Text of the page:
Karen conunundrum, about face & black thumbs

Karen conunundrum, about face & black thumbs

Email Rachel at telegraph@durangotelegraph.com

Dear Rachel,

Why are aggressive, disrespectful, typically coiffed middle-aged women all called Karen? It’s this phenomenon where as soon as Karens were described to me, I understood exactly what Karen stood for. But all the Karens I know, none of them are actually named Karen. By now, typing the name Karen so much, it doesn’t even look human. Kind of like a lot of Karens don’t act human. But why? Why Karen and not Linda or Barbara?

– I Ask Because I Karen

Dear Anna Karenina,

We should clarify what Karens are for the two people out there who don’t know. The person who sends back perfectly good meals: Karen. The person who demands to speak to a manager at the first sign of inconvenience: Karen. The person whose humiliating downfall in the face of compassion or common sense you guiltily relish: Karen. If you don’t recognize these descriptions, you are probably a Karen yourself. But why the name? I don’t know, Karen. Deal with it.

– I am the manager, Rachel

 

Dear Rachel,

Why does “face” get thrown around like it does to emote extreme feelings? It’s an expression of anger. “I want to kick his face.” It’s an expression of adoration. “I love your face.” It’s an expression of sorrow. “I miss your face.” Insane cuteness? “I want to squish your face!” Why? Why the face? Couldn’t we just say “I want to kick you, love you, miss you, squish you?” without picking any particular body part?

– Face the Nation

Dear Facey McFaceface,

English borrows words from all kinds of languages and bastardizes the hell out of them to make them work as English. The fact that you can taco your friend and wash with shampoo – turning a Mexican dish into a verb and a Hindi verb into a noun – means we can use pretty much any word we like at any given time. So face it. Of all the words in all the world, “face” just sounds best.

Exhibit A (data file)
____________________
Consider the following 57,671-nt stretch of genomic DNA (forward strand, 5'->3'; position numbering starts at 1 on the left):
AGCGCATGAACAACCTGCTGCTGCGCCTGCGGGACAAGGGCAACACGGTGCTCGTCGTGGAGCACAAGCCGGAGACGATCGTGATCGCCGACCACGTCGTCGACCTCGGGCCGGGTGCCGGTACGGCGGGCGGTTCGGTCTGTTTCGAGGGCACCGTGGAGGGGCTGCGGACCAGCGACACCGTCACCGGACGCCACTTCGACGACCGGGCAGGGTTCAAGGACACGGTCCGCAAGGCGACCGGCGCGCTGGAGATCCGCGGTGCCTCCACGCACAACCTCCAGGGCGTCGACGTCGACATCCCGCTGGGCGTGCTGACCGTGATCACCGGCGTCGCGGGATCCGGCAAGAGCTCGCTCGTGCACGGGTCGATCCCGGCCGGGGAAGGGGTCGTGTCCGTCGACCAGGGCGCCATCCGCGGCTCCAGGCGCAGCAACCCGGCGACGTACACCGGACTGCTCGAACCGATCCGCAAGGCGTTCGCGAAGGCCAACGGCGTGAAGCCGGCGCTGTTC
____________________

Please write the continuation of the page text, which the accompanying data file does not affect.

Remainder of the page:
– In your face, Rachel

 

Dear Rachel,

I bought a bunch of plants last week. You know, to plant in my yard and enjoy all summer long. One of them died already. I know it’s not me or my soil, because all the other plants didn’t go belly-up right away. I dug up the plant and took it back to demand a refund or a replacement, and the clerk said sorry, sales are final and that’s just the risk I take with living things. Excuse me? If I adopted a cat that died a week later, you better believe I’d get that cat replaced. Why should plants be any different?

– Green Thumbs Down

Dear Green Mile,

We all walk our own mile in our own time. Maybe it was just time for your lavender or sedum or whatever the eff it was to go off to the Great Compost Heap in the sky. Maybe it really is you, and this plant just didn’t feel like putting up with it anymore. And maybe you can explain to our earlier letter-writer why your name is Karen.

– Dig this, Rachel

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